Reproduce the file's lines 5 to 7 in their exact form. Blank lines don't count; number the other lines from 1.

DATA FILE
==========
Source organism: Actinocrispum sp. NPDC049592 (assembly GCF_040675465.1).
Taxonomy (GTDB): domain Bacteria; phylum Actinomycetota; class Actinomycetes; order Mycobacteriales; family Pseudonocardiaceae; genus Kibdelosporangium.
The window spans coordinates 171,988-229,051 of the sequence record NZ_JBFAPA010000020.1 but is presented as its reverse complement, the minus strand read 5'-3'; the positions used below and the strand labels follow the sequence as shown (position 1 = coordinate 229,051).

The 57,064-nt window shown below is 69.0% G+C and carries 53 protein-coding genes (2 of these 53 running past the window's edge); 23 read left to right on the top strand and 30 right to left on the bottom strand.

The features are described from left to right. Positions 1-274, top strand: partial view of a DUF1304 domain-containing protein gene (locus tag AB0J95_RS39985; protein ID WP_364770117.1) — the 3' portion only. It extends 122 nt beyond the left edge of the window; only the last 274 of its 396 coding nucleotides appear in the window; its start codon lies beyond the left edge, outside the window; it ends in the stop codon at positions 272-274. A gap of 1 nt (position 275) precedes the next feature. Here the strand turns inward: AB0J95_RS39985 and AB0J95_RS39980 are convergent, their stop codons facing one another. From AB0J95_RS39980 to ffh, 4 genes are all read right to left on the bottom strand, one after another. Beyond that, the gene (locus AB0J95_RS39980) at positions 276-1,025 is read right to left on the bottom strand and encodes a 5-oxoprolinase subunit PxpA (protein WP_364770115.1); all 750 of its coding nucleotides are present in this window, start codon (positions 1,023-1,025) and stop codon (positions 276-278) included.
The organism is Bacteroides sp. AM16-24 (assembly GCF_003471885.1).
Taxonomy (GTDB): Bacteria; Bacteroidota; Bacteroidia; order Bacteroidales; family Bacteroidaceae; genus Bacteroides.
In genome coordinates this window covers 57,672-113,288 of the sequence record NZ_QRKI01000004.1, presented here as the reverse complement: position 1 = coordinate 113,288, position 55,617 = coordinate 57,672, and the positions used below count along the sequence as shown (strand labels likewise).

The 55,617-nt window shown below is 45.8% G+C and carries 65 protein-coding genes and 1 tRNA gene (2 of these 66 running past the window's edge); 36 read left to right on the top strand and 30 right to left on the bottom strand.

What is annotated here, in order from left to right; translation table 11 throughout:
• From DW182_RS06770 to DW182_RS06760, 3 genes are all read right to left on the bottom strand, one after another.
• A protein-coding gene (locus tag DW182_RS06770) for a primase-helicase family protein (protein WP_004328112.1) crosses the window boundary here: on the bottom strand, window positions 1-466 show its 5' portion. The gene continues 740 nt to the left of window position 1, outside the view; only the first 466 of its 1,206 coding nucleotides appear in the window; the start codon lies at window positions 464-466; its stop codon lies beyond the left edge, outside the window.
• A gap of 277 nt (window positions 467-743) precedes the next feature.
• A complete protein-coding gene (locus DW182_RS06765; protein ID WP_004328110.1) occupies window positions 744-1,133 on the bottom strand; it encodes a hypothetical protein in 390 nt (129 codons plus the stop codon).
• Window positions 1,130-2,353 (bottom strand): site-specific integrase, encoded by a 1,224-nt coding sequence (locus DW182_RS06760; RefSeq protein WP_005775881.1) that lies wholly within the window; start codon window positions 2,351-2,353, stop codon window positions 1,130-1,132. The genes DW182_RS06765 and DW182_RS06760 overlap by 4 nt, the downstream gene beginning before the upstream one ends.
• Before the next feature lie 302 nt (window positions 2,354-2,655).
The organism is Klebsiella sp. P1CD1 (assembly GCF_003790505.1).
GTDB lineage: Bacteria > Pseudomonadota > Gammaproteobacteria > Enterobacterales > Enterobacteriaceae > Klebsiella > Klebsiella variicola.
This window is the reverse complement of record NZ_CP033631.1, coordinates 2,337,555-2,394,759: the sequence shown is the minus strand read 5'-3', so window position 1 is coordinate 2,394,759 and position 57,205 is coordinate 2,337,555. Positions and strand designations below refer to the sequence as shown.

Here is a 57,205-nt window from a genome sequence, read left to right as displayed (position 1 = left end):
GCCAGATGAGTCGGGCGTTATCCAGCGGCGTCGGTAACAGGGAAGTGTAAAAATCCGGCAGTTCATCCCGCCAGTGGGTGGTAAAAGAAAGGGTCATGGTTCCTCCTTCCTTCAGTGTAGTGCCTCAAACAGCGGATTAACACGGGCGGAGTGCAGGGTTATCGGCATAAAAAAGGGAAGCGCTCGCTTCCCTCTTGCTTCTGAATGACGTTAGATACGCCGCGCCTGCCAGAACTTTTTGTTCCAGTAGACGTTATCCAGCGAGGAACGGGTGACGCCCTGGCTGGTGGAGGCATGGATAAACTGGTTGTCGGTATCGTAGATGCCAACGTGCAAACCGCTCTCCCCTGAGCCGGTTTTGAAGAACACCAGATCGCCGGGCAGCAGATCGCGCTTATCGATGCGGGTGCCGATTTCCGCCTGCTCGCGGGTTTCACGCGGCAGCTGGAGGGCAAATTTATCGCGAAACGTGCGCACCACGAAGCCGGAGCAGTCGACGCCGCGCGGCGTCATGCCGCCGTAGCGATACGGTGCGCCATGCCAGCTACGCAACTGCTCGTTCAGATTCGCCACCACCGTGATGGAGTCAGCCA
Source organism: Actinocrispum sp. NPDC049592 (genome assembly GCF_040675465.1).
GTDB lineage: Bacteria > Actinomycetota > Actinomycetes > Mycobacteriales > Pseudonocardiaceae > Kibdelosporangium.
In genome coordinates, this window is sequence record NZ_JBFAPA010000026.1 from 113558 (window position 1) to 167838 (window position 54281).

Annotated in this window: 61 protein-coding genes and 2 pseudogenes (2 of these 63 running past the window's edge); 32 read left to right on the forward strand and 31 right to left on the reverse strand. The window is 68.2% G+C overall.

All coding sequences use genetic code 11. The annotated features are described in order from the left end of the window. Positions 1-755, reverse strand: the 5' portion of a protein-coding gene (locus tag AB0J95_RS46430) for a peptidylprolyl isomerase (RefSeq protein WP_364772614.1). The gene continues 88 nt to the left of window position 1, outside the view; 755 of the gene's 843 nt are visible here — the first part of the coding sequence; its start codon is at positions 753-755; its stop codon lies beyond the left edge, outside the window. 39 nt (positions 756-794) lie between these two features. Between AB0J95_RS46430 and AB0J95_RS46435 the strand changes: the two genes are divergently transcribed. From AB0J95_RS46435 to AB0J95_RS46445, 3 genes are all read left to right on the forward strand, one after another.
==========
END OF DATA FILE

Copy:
The features are described from left to right. Positions 1-274, top strand: partial view of a DUF1304 domain-containing protein gene (locus tag AB0J95_RS39985; protein ID WP_364770117.1) — the 3' portion only. It extends 122 nt beyond the left edge of the window; only the last 274 of its 396 coding nucleotides appear in the window; its start codon lies beyond the left edge, outside the window; it ends in the stop codon at positions 272-274. A gap of 1 nt (position 275) precedes the next feature. Here the strand turns inward: AB0J95_RS39985 and AB0J95_RS39980 are convergent, their stop codons facing one another. From AB0J95_RS39980 to ffh, 4 genes are all read right to left on the bottom strand, one after another. Beyond that, the gene (locus AB0J95_RS39980) at positions 276-1,025 is read right to left on the bottom strand and encodes a 5-oxoprolinase subunit PxpA (protein WP_364770115.1); all 750 of its coding nucleotides are present in this window, start codon (positions 1,023-1,025) and stop codon (positions 276-278) included.
The organism is Bacteroides sp. AM16-24 (assembly GCF_003471885.1).
Taxonomy (GTDB): Bacteria; Bacteroidota; Bacteroidia; order Bacteroidales; family Bacteroidaceae; genus Bacteroides.